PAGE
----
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Dry powder struggles to boost ski-friendly startups

Illustration of a large penny sitting on a chairlift with mountains of cash in the distance

Illustration: Natalie Peeples/Axios

Ski resorts are a tricky problem to solve for the host of startups already trying to retrofit existing buildings to be more sustainable.

Why it matters: Ski resorts are, in effect, large, luxury real estate markets — the ideal property layout for climate-focused retrofitting startups.

  • However, a specific set of challenges make the ski industry and its properties less appealing to venture-backed startups.

Context: A wide range of startups are working on sustainability improvements for real estate holdings, from those that make new heating and cooling units for commercial buildings to those that model solar installations for individual homeowners.

  • Fifth Wall, a real estate-focused venture capital firm, launched a $500 million Climate Fund in July to focus specifically on the real estate startups that were addressing sustainability issues.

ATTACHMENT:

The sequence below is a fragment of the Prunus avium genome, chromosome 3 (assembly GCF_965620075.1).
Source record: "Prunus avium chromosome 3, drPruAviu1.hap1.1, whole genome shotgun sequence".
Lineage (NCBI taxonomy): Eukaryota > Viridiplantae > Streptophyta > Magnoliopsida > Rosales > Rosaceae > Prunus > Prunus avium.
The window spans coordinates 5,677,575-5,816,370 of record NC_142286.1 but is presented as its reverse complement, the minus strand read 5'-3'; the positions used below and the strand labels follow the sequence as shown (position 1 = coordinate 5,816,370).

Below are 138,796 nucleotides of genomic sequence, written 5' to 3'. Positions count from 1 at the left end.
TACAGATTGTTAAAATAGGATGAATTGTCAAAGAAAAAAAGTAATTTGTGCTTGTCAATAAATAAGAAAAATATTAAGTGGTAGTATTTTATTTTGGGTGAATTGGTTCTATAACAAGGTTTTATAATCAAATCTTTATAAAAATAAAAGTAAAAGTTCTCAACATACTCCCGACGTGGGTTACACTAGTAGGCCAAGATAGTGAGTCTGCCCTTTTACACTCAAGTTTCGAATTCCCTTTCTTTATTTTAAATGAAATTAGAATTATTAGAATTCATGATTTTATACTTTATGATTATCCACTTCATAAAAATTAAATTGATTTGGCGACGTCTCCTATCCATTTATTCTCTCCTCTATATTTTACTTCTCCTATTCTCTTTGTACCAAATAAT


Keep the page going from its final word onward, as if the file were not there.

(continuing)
State of play: The ski area opportunity is evident for companies working on climate-friendly upgrades, but the concern is sustainability becoming a "nice to have" for resorts. Examples of potential partners include:

  • RoadRunner Recycling, an on-demand recycling startup, could help address resorts' waste management needs, especially given their remote locations.
  • EV charging infrastructure startups would support both lodge guests and an electrified bus fleet.
  • Heating and cooling companies, particularly those working on heat pumps, would be able to help resorts manage rising energy costs in both winter and summer.

Yes, but: Ski resorts are often in remote locations without access to the resources typical in major metropolitan areas.

  • And as the ski industry consolidates, commercial contracts are often difficult to come by for younger companies.
  • Also, the ski and snowboard industry is relatively small and just not big enough to support multiple venture-backed businesses that require high growth to survive, Fifth Wall vice president Francesca Whitehead says.
  • "It is something where you need the market share, a really high percentage of market share, to go after a niche application and make it viable," Whitehead says.

The bottom line: Ski resorts need to figure out their sustainability priorities, fast, and there are a handful of startups able to make that happen.

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